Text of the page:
Sharon Black and Brad Wilcox, "188 Unexplainable Names: Book of Mormon Names No Fiction Writer Would Choose," Religious Educator 12, no. 2 (2011): 119–133.
Sharon Black (firstname.lastname@example.org) was an associate teaching professor in the school of education at BYU when this was written.
Brad Wilcox (email@example.com) was an associate professor of education at BYU when this was written.
Considering Joseph's limited formal education, it is highly unlikely he invented the 188 unique names found in the Book of Mormon. John Luke. © Intellectual Reserve, Inc.
Lehi, Nephi, Helaman, Shiblon, Moronihah, Amalickiah, Korihor, Pahoran, Lamoni, Zeezrom, Shiz—what strange names! Most are difficult to pronounce, remember, classify, and keep straight. And there are 188 of them. Joseph Smith claimed to have translated the Book of Mormon from ancient records that included authentic names, which he was not at liberty to change. Some critics maintain that the Book of Mormon is fiction and that Joseph invented the names in the same way many authors of fiction do. It would be interesting to study this topic in more depth.
Many successful fiction writers who choose and invent names for their characters claim name selection is an extremely important and difficult process. Literary name specialist Leonard Ashley asserted, “Names require serious and sensitive handling.” If Joseph Smith wrote the Book of Mormon as a work of fiction, did he handle names as seriously and sensitively as authors of fiction claim that they do?
To answer this question, we interviewed six contemporary writers of children’s books, adolescent literature, and adult fiction about their naming views and strategies. These authors’ names and some of their representative works are included in the appendix to this article. Into the mix we added the viewpoints of some authors who have written about their naming practices in books and on websites, along with the opinions of scholars whose works could be found on websites and library shelves. We have grouped our findings into five categories mentioned by all the authors whose works or words we consulted. Interestingly enough, Joseph Smith does not appear to have followed any of these conventions.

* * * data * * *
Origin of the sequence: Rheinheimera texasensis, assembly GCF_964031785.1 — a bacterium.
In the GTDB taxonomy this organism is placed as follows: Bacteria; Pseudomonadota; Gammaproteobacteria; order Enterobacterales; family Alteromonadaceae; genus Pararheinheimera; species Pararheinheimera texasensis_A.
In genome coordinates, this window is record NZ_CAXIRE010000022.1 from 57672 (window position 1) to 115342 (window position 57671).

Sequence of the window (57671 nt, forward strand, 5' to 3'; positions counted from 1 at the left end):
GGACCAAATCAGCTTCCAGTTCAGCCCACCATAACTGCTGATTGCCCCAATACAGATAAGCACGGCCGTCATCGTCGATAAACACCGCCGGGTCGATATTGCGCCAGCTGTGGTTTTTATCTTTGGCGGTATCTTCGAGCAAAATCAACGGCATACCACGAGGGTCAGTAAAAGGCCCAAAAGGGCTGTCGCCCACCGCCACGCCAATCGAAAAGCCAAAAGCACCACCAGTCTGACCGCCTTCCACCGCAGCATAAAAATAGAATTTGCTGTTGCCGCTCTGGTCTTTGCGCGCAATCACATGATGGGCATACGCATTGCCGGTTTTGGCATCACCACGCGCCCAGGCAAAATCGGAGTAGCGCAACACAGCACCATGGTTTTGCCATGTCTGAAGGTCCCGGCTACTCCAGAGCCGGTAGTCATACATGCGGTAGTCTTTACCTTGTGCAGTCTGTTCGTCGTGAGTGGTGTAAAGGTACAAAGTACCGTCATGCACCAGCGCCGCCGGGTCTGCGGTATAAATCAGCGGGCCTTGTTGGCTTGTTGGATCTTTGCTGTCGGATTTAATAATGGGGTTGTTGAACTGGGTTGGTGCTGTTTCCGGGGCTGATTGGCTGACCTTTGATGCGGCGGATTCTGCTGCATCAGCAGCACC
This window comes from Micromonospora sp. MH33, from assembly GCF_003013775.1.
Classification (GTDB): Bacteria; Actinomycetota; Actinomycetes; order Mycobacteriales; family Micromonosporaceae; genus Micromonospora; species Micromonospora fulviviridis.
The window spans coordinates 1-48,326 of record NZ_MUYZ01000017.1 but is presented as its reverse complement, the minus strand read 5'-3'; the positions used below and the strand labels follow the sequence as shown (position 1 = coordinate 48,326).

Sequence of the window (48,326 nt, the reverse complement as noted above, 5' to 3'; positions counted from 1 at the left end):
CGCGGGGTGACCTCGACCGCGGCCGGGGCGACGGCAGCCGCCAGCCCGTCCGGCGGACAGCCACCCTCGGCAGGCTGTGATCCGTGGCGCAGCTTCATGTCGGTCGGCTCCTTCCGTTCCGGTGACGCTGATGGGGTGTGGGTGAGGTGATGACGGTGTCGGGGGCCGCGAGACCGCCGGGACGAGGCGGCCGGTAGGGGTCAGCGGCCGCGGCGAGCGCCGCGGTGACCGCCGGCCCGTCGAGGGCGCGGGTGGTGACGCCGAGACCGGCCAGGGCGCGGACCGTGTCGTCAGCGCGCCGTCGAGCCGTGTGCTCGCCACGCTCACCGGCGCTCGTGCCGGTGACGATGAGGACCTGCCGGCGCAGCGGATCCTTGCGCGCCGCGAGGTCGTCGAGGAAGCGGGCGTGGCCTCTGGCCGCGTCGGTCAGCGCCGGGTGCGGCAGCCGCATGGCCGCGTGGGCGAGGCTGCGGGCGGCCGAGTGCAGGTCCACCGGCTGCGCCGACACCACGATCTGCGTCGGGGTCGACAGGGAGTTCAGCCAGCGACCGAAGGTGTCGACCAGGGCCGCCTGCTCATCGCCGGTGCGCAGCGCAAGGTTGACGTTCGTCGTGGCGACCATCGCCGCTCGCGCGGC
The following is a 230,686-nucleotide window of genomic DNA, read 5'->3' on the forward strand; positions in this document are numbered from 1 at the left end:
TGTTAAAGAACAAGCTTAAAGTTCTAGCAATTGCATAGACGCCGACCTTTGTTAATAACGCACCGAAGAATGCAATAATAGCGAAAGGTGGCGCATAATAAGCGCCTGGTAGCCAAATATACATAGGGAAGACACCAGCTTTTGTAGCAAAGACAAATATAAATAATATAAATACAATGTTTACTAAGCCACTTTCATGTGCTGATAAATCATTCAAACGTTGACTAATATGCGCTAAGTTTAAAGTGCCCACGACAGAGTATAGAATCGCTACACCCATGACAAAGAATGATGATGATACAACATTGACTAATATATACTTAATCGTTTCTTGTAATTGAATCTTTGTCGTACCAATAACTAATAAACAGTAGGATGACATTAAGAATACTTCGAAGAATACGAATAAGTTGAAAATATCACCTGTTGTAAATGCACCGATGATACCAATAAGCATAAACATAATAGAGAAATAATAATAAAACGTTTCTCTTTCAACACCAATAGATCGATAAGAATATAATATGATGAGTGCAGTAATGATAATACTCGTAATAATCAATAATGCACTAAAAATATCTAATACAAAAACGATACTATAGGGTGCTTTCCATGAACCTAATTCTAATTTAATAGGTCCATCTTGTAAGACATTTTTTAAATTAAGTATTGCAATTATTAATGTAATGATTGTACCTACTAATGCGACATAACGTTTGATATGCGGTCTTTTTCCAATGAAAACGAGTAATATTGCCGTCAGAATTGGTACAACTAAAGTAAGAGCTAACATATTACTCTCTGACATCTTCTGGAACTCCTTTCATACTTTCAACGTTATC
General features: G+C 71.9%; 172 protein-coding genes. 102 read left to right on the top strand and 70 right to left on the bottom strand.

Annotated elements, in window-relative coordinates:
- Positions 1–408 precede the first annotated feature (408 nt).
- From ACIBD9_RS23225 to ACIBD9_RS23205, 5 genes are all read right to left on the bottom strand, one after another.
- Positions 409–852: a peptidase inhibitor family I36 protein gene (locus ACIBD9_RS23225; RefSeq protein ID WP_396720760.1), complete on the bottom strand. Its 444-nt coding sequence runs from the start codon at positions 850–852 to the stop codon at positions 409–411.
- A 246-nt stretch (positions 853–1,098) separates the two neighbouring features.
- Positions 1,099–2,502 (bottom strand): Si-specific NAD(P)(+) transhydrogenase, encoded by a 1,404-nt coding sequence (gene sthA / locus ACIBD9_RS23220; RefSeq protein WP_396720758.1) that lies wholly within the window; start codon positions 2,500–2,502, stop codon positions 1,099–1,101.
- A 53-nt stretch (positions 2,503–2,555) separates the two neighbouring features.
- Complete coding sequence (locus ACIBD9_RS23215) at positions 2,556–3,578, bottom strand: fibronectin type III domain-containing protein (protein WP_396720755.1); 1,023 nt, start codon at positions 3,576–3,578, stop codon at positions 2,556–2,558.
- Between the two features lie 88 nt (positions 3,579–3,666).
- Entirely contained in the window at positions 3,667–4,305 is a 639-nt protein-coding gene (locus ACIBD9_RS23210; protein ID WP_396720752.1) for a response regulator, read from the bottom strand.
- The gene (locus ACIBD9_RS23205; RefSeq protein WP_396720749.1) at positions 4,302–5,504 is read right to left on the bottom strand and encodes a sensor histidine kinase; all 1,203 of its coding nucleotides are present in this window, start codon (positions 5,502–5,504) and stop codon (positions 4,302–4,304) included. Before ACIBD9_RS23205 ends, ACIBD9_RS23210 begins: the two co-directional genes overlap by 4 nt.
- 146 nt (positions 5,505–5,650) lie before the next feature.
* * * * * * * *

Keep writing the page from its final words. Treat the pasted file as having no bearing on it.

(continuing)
- Authors make conscious and deliberate choices for character names, some of which require a great deal of time and consideration.
- They choose names that are easily accessible so that readers can clearly distinguish between characters and keep them straight.
- They are careful that names fit the characters’ personalities, backgrounds, and cultures.
- They go to many different sources to find names that are accurate and interesting.
- They often choose names that have personal significance for them.
We offer this study, recognizing its limitations. First, the study of names—onomastics—is an imprecise discipline. Paul Y. Hoskisson refers to it as being “composed of informed guesses punctuated with uncertainty.” Second, our informed guesses are based on a relatively small number of authors, who are from a different time period than Joseph Smith. However, as we have compared comments of onomasticians and writers with authoritative research and analysis of Book of Mormon names, we have found many reasons to challenge the argument that the 188 names introduced (not adopted or adapted) in the Book of Mormon were the creations of a writer of fiction. This article will examine each of the themes discussed by writers we consulted and compare them to patterns and relationships in Book of Mormon names.
In an essay titled “Mudpies Which Endure,” scholar Leonard Ashley quipped, “Names are necessary: even Dogpatch’s unnecessary mountain has a name (Onnecessary Mountain).” Names establish identity and reveal information about the nature of the thing named. Assigning names requires deliberate and painstaking effort; the authors we interviewed and read about all agreed on this matter. Specific processes, however, vary.
Michael Tunnell, author of fiction for both children and adolescents, admits that occasionally a name comes quickly, but he labors over most of them. For Tunnell, studying Arabic history and culture was part of this labor as he wrote Wishing Moon and Moon Without Magic, both set in the Middle East. Similarly, Chris Crowe, author of histories, biographies, and historical fiction, remarked, “The names I give are not just deliberate choices, they are very deliberate choices.” The names of Crowe’s fictional characters in Mississippi Trial, 1955 are as historically accurate as the carefully researched names in his nonfiction works like Getting Away with Murder: The True Story of the Emmett Till Case and his biographies of author Mildred Taylor and civil rights champion Thurgood Marshall.
Some authors tend to put off final name decisions until the novel is well in process or even completed. Chris Stewart, author of a number of techno-military novels and the Great and Terrible series, explained that the “character always precedes the name,” and since characters evolve during the writing, “sometimes I have named a character ‘X’ because I didn’t want to throw a name in and get used to it.” For example, if an intended villain evolves into a nicer character, the villainous name needs to change; Stewart has sometimes “changed names midstream.” Leaving characters unnamed for a while makes it easier to let this process happen.